Saulsberry’s success inspires Black students

Chloe Chapel

Fresh out of her master’s program, Pamela Saulsberry got a call from Northeast Louisiana University that would later result in a position as a social work instructor. 

Coming to Monroe would be a new and exciting time for her achievements to be recognized while helping those in need. So, she left Denver nervous but ready. 

Some of the excitement faded when she discovered she was only hired because the social work department needed someone who was Black. 

“I was told face-to-face that they needed a Black person, so they hired me and were glad I was qualified,” Saulsberry said. 

Not only was racism present at NLU, but it also plagued Monroe neighborhoods. 

“One thing that struck me […] when I came here, there was this separation and nobody crossed the boundary line between ethnic groups,” Saulsberry said. “It was like I was going back to some historical time.”

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Coming to a segregated city was a big shock for Saulsberry because it was not what she grew up knowing. 

Saulsberry was raised in Denver, Colorado.

Life for her, her siblings and her parents was difficult at times, but they made the most of it. 

Her father is a War World II veteran who had to work 16 hours a day at two jobs to make ends meet. 

He had a master’s degree but couldn’t find a job in his field due to his race. 

Despite his hardships, he never missed a day of work or complained. He taught his children to work hard and be thankful. 

“He would tell us that ‘the law of aerodynamics says that a bumblebee is not supposed to fly because their body is too heavy for their wings, but a bumblebee doesn’t care, it flies anyway’,” Saulsberry said. “Society says that Black people are not supposed to achieve, but Black people don’t care, we do it anyway.” 

This is only one of the many philosophies Saulsberry learned from her parents. These philosophies are what made her passionate about service. 

Saulsberry knew she wanted to help people from a young age. 

“In elementary school […] I stood on the corner with a badge and a belt and helped people cross the street,” Saulsberry said. “Oftentimes, it was cold and snowy so a lot of people wouldn’t be on their posts, but guess who was. The sponsor would come out and say ‘Pamela, come inside, it’s a bit of a blizzard out here.’”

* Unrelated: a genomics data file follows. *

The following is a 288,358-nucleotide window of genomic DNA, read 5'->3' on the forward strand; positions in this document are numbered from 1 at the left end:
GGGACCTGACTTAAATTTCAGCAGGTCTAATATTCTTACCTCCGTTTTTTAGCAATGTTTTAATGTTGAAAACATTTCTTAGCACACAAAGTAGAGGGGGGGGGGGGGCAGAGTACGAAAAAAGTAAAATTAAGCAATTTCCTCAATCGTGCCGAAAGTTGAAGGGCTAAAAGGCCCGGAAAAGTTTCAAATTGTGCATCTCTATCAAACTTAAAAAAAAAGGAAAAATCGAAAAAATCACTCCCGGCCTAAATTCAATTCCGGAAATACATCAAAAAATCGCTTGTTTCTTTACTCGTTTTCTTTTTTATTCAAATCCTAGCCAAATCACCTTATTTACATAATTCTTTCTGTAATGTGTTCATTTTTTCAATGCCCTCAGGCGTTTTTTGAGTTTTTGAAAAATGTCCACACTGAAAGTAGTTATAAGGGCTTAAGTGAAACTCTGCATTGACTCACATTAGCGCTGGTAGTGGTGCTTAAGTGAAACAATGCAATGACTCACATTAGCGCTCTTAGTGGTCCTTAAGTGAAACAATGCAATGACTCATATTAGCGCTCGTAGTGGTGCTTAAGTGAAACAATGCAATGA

She also was inspired to help people from Black activists like Martin Luther King Jr. and Maya Angelou. 

“Before I even knew I wanted to be a social worker, I gravitated towards justice—social and economic. I wanted people to be treated fairly,” Saulsberry said. “And that’s something that [MLK] resonated, and that makes sense to me that people should be treated fairly socially and economically.” 

All these qualities she found in her parents, herself and Black activists inspired her to become a social worker. 

One day her mother told her about social work, and she knew it was something that could fulfill her passion for helping others. 

Saulsberry never dreamed of helping people by becoming a professor, but she has impacted many of her students—especially Black students. 

“Like Maya Angelou said, ‘If another human being is doing it, it is humanly possible, and me being a human being, I can do that too,’” Saulsberry said. “But it does help if you see another human being who looks like you, doing it.”

One of Saulsberry’s goals as the executive director of the Office of Diversity, Equity and Inclusion is to act as a mirror for Black students. 

“There are more ordinary people than there are extraordinary people, but the ordinary people are capable of extraordinary things,” Saulsberry said. “I hope that when people, especially young Black women, look at me, they see a window of what’s possible but also they’re able to see a mirror that they can see themselves doing that too.”